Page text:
Learning Log

Kent C. Dodds tweeted about someone’s learning log today. What a neat idea. Blogs can be a lot of work. A log sounds much more manageable.

I had a look at said log and it was intense. There is no way I could keep something like that up. I’d be logging full time.

Hello Code, a software duo from Australia, has these beautiful monthly blog posts where they sum up key metrics from each of their projects. Visitors, signups, profit, the important essentials without all the fluff.

Applying the Hello Code approach to a learning log might work:

How many hours have you spent coding?

I calculate this by using rescue time. Rescue time is an app that keeps rack of what apps you use and what websites you visit. Whenever its a coding specific app like an editor or a website like Github, it logs that time and time spent coding. Not perfect but effortless and good enough for an estimate.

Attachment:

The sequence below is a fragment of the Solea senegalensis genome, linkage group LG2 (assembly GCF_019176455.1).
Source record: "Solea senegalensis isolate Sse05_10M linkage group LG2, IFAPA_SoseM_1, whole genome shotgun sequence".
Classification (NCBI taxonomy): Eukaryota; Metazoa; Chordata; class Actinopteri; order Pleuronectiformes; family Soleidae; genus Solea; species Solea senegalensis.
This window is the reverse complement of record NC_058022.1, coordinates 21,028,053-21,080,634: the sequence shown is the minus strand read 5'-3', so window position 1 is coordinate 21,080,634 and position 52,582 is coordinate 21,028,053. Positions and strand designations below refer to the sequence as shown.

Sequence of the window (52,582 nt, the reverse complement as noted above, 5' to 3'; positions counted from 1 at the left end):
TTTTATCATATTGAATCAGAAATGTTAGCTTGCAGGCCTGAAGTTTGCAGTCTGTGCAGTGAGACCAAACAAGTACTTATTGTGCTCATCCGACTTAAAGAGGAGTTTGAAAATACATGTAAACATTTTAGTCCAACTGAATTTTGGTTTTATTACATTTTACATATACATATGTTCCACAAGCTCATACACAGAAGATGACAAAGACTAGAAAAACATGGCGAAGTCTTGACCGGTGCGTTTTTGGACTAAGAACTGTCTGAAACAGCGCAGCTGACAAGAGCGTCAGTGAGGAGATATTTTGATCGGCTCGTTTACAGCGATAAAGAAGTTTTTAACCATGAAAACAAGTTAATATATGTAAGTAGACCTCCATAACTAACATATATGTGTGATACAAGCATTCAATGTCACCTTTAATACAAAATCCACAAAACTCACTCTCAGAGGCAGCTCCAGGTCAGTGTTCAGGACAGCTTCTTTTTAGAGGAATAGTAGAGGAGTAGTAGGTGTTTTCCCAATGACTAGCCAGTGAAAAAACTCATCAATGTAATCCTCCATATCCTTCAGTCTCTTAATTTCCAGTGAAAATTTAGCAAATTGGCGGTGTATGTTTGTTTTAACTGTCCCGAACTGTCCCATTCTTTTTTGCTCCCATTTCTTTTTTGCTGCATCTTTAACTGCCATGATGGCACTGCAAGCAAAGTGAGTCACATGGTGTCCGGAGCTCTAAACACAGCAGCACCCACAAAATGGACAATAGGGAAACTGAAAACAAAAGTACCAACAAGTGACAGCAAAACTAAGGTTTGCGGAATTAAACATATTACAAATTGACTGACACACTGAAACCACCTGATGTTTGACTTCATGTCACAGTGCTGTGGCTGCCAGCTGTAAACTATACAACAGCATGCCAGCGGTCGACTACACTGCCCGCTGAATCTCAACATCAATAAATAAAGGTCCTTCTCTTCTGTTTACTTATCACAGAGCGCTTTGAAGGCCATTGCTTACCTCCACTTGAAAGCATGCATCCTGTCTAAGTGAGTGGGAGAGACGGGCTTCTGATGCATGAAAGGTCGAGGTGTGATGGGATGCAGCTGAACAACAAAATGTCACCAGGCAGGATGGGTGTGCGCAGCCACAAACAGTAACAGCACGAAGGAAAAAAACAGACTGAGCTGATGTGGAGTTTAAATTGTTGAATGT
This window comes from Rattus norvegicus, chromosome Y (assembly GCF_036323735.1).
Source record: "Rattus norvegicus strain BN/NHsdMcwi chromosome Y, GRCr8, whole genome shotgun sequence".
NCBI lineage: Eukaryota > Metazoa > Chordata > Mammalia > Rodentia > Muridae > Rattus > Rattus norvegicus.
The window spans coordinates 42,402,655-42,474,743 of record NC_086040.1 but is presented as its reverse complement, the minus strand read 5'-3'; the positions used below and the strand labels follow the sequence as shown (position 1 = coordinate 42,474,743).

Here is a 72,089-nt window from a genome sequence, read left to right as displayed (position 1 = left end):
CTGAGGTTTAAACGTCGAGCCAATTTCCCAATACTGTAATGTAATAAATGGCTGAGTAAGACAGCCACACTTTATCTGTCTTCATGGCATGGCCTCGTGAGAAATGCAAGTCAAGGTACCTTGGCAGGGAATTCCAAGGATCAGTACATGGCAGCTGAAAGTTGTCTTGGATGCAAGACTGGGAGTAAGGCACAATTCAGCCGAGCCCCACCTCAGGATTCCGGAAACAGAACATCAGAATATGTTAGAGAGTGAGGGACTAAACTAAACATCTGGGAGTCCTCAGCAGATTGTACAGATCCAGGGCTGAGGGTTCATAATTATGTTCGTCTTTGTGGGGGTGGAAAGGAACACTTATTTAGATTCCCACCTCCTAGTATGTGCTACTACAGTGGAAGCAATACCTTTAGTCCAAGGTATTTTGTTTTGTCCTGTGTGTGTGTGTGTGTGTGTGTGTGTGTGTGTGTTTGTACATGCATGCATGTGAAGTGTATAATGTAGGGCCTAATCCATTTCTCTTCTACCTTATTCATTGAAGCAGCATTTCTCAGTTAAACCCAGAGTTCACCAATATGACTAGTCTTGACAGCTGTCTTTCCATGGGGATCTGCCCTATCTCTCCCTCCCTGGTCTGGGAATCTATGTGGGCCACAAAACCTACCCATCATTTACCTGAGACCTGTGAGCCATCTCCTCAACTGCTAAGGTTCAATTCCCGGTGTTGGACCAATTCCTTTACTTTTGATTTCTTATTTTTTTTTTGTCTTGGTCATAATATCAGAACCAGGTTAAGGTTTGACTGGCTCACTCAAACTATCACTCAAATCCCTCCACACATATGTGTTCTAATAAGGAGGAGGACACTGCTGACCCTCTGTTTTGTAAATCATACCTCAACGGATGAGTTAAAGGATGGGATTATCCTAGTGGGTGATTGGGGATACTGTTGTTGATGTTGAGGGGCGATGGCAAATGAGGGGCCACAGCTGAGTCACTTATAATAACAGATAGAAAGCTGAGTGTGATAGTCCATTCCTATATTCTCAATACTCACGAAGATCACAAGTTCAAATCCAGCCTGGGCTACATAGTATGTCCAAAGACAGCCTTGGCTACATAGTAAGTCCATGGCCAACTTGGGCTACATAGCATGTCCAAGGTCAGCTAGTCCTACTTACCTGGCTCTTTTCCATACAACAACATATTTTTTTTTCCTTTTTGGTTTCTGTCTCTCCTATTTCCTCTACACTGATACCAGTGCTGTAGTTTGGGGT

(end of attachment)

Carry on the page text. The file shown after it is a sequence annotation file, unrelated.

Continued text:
How many Github issues did you close?

Again not a great metric. I don’t use Github issues very much top begin with. You could just raise a bunch of nonsense issues and close them. Also deleting a project will skew this number. Still, there is no incentive to distort the numbers deliberately and its a good enough metric to get a sense of problems I’m solving versus just being aimlessly busy.

Total reputation on Stack Overflow?

I think this is a good indicator of how helpful I am being in the community. There are obviously other ways you can be helpful but I use stack a fair bit so this works for me.

Doing this everyday might not be practical so I’ll commit to doing a weekly post to begin with and see how it goes from there.

Links

 
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Kudos
 
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Now read this

A Basic Smart Contract

pragma solidity ^0.4.24; contract Campaign { address public owner; uint public deadline; uint public goal; uint public fundsRaised; bool public refundsSent; event LogContribution(address sender, uint amount); event LogRefundsSent(address... Continue →